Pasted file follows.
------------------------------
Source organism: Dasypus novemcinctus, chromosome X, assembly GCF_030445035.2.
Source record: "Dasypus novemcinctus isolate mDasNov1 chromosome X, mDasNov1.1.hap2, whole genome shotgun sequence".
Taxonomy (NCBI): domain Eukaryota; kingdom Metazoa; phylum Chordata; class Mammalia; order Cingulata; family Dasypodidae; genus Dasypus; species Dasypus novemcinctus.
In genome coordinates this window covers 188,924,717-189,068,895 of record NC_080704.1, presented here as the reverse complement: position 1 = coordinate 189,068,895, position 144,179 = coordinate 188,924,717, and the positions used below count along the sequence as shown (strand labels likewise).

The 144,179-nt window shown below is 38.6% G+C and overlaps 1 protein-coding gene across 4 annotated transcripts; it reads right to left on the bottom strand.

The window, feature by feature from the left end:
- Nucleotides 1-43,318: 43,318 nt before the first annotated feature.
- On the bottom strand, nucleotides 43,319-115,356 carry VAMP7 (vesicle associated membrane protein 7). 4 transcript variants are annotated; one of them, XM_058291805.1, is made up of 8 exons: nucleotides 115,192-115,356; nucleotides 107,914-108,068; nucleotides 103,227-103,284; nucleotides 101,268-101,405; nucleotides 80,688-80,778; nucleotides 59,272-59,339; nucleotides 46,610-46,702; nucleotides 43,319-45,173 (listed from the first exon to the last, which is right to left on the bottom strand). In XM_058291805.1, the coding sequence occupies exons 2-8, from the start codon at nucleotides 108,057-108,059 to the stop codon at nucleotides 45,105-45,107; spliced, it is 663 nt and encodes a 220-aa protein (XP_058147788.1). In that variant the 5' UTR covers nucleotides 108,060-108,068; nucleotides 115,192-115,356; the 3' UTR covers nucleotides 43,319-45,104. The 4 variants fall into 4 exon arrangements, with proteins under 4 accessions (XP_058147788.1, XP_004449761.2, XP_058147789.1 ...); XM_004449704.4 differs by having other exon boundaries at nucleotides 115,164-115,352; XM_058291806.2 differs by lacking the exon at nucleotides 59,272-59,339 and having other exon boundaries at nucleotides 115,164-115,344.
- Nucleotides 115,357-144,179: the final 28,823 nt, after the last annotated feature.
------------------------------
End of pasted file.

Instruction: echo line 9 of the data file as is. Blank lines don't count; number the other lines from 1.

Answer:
- Nucleotides 115,357-144,179: the final 28,823 nt, after the last annotated feature.